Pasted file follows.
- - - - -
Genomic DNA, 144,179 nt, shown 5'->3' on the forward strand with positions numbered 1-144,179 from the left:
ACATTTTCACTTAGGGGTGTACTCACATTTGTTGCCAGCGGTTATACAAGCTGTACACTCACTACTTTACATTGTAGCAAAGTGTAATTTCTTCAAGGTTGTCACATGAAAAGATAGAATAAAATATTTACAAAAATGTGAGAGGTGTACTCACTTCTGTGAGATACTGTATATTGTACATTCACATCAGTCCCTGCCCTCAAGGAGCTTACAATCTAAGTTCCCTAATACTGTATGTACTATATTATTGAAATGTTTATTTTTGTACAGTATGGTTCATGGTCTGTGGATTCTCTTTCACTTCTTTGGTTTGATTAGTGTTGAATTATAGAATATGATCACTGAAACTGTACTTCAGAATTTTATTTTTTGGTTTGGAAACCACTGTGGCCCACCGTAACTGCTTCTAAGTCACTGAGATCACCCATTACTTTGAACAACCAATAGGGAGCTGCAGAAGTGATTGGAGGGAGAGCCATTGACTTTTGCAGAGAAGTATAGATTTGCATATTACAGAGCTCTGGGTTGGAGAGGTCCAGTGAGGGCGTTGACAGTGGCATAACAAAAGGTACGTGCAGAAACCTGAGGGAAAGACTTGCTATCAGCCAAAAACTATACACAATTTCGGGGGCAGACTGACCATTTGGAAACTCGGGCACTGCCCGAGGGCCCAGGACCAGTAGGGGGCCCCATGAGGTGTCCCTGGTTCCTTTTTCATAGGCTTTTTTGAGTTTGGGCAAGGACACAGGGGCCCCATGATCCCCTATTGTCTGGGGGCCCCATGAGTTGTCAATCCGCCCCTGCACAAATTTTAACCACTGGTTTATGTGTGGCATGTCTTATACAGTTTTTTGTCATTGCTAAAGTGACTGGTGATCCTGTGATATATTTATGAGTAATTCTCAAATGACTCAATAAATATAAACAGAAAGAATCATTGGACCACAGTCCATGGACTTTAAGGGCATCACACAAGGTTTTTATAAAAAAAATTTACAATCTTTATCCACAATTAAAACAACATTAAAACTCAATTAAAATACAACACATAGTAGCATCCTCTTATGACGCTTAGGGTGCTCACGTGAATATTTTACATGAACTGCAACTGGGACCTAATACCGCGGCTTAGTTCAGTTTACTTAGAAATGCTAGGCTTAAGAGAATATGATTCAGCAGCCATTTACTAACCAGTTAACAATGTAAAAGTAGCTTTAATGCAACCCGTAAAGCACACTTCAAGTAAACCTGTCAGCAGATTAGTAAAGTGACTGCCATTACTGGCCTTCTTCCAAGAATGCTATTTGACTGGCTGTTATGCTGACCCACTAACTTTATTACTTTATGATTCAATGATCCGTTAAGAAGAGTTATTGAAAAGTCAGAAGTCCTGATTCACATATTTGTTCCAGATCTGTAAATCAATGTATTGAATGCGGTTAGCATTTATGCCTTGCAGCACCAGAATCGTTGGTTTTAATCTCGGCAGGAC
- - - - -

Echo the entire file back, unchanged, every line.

Genomic DNA, 144,179 nt, shown 5'->3' on the forward strand with positions numbered 1-144,179 from the left:
ACATTTTCACTTAGGGGTGTACTCACATTTGTTGCCAGCGGTTATACAAGCTGTACACTCACTACTTTACATTGTAGCAAAGTGTAATTTCTTCAAGGTTGTCACATGAAAAGATAGAATAAAATATTTACAAAAATGTGAGAGGTGTACTCACTTCTGTGAGATACTGTATATTGTACATTCACATCAGTCCCTGCCCTCAAGGAGCTTACAATCTAAGTTCCCTAATACTGTATGTACTATATTATTGAAATGTTTATTTTTGTACAGTATGGTTCATGGTCTGTGGATTCTCTTTCACTTCTTTGGTTTGATTAGTGTTGAATTATAGAATATGATCACTGAAACTGTACTTCAGAATTTTATTTTTTGGTTTGGAAACCACTGTGGCCCACCGTAACTGCTTCTAAGTCACTGAGATCACCCATTACTTTGAACAACCAATAGGGAGCTGCAGAAGTGATTGGAGGGAGAGCCATTGACTTTTGCAGAGAAGTATAGATTTGCATATTACAGAGCTCTGGGTTGGAGAGGTCCAGTGAGGGCGTTGACAGTGGCATAACAAAAGGTACGTGCAGAAACCTGAGGGAAAGACTTGCTATCAGCCAAAAACTATACACAATTTCGGGGGCAGACTGACCATTTGGAAACTCGGGCACTGCCCGAGGGCCCAGGACCAGTAGGGGGCCCCATGAGGTGTCCCTGGTTCCTTTTTCATAGGCTTTTTTGAGTTTGGGCAAGGACACAGGGGCCCCATGATCCCCTATTGTCTGGGGGCCCCATGAGTTGTCAATCCGCCCCTGCACAAATTTTAACCACTGGTTTATGTGTGGCATGTCTTATACAGTTTTTTGTCATTGCTAAAGTGACTGGTGATCCTGTGATATATTTATGAGTAATTCTCAAATGACTCAATAAATATAAACAGAAAGAATCATTGGACCACAGTCCATGGACTTTAAGGGCATCACACAAGGTTTTTATAAAAAAAATTTACAATCTTTATCCACAATTAAAACAACATTAAAACTCAATTAAAATACAACACATAGTAGCATCCTCTTATGACGCTTAGGGTGCTCACGTGAATATTTTACATGAACTGCAACTGGGACCTAATACCGCGGCTTAGTTCAGTTTACTTAGAAATGCTAGGCTTAAGAGAATATGATTCAGCAGCCATTTACTAACCAGTTAACAATGTAAAAGTAGCTTTAATGCAACCCGTAAAGCACACTTCAAGTAAACCTGTCAGCAGATTAGTAAAGTGACTGCCATTACTGGCCTTCTTCCAAGAATGCTATTTGACTGGCTGTTATGCTGACCCACTAACTTTATTACTTTATGATTCAATGATCCGTTAAGAAGAGTTATTGAAAAGTCAGAAGTCCTGATTCACATATTTGTTCCAGATCTGTAAATCAATGTATTGAATGCGGTTAGCATTTATGCCTTGCAGCACCAGAATCGTTGGTTTTAATCTCGGCAGGAC